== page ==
In this case although plaintiff is proceeding pro se, he is a lawyer with a law degree from Northwestern University Law School and nearly thirty years of legal experience, including twenty-five years of litigation experience for the D.C. Neighborhood Legal Services Program and two years of service as an administrative law judge. He therefore cannot be heard to complain that he should receive the same treatment as a pro se litigant. Moreover, even a "pro se complaint, like any other, must present a claim upon which relief can be granted by the court." Henthorn v. Dept. of Navy, 29 F.3d 682, 684 (D.C. Cir. 1994).


Plaintiff filed this action against the District, Chief ALJ Butler, and the Commission Members for damages and declaratory and injunctive relief, claiming, inter alia, that the Commission's decision not to reappoint him to a ten-year term of service as an Administrative Law Judge ("ALJ") violated his constitutional and statutory rights to report his supervisors' misconduct and to file private lawsuits without fear of retaliation.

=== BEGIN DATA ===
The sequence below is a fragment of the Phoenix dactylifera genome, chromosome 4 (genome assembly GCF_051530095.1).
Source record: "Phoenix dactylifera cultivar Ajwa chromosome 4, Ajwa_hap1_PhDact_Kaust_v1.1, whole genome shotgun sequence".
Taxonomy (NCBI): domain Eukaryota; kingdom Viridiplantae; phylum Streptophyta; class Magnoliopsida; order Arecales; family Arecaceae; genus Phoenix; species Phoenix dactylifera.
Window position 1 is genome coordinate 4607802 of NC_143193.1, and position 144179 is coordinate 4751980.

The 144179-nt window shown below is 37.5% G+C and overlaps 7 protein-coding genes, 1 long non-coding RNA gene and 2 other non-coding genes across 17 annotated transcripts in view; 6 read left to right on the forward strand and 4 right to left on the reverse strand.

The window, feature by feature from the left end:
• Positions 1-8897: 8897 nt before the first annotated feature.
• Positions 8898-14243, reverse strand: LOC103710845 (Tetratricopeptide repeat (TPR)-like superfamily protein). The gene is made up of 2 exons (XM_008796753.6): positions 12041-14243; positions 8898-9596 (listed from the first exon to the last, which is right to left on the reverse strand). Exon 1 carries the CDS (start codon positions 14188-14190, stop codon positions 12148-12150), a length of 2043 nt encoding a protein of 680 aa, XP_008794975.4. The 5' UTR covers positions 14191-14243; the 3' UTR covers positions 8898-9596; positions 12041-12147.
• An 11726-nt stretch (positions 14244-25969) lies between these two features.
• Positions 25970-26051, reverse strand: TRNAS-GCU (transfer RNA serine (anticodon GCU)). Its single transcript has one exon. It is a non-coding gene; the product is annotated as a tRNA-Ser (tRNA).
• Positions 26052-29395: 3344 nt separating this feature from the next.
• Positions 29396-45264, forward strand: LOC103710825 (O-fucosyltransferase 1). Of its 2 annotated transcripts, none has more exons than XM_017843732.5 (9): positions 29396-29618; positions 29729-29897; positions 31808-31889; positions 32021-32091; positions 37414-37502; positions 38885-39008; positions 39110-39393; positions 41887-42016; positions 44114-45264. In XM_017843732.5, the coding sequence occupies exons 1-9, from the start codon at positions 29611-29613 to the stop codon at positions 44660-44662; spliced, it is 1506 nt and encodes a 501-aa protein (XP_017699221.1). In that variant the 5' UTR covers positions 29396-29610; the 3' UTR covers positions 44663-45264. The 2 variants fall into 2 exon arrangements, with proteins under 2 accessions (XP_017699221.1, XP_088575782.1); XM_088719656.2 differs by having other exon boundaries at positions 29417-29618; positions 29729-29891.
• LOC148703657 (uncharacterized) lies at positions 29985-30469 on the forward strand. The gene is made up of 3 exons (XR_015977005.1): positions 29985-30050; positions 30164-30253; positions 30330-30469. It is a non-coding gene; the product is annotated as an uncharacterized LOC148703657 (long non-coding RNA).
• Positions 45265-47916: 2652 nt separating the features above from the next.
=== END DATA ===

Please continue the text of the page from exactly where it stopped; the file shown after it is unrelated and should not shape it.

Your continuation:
I. Laws Governing the Selection and Tenure of ALJs

The Office of Administrative Hearings Establishment Act ("OAH Act"), D.C. Law. 14-76, 48 D.C. Reg. 11442 (effective March 6, 2002), codified as amended at D.C. CODE § 2- 1831.01 et seq., established the Commission on Selection and Tenure of Administrative Law Judges of the Office of Administrative Hearings.*fn2 See D.C. CODE § 2-1831.06. The Commission has "final authority to appoint, reappoint, discipline, and remove Administrative Law Judges." Id. at § 2-1831.06(b). The Commission is also empowered to "amend or repeal, in whole or in part, or may add to" the rules "govern[ing] the process of selecting Administrative Law Judges." Id. at §§ 2-1831.11(b), (d).